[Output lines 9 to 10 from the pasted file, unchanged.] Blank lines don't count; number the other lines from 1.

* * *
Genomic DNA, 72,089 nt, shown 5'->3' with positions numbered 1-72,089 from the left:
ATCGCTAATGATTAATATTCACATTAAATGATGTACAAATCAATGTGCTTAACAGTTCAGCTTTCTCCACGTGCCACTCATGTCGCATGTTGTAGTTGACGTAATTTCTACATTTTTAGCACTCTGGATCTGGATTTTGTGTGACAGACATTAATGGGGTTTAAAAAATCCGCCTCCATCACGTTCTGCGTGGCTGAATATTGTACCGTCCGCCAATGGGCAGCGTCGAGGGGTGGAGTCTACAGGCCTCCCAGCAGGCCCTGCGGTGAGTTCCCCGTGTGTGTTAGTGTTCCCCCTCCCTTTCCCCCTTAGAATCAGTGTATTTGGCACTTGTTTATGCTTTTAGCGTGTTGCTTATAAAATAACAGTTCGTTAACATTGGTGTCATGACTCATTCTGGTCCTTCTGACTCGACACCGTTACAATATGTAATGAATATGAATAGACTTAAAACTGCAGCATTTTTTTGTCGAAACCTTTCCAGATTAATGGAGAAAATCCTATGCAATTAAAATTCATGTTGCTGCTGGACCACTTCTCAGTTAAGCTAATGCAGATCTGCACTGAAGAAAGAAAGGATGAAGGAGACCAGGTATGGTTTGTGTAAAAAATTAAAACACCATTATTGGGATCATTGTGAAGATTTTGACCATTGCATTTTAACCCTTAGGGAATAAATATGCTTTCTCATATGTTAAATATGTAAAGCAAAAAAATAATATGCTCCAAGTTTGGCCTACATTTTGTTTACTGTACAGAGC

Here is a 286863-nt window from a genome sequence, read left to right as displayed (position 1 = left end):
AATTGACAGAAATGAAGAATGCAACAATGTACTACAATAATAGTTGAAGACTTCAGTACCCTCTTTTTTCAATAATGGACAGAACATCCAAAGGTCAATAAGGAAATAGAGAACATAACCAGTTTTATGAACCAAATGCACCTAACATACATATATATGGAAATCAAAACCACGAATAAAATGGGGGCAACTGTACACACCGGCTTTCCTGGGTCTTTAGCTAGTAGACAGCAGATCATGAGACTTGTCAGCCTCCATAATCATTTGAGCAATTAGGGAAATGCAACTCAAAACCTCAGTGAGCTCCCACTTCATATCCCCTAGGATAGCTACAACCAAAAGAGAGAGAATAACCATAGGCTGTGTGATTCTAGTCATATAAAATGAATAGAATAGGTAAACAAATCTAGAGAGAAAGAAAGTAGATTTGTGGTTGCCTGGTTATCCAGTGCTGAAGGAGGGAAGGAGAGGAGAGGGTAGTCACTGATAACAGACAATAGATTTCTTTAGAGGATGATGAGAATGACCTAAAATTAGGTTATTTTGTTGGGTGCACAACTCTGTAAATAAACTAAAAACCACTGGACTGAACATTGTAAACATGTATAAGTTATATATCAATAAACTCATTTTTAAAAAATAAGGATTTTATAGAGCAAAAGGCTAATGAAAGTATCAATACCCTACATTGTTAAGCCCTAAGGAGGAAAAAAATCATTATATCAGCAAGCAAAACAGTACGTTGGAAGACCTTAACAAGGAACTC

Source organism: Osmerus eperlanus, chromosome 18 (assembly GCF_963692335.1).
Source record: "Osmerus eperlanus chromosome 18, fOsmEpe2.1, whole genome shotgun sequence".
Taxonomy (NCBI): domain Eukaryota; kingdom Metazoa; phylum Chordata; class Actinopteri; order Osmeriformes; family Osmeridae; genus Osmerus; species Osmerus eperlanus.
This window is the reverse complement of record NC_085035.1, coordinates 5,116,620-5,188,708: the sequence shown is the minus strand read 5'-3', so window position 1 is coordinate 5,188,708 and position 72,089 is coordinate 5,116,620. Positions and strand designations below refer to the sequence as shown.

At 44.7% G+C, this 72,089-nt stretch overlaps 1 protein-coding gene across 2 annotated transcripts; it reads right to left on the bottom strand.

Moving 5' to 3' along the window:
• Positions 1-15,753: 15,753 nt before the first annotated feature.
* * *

At 44.7% G+C, this 72,089-nt stretch overlaps 1 protein-coding gene across 2 annotated transcripts; it reads right to left on the bottom strand.

Moving 5' to 3' along the window: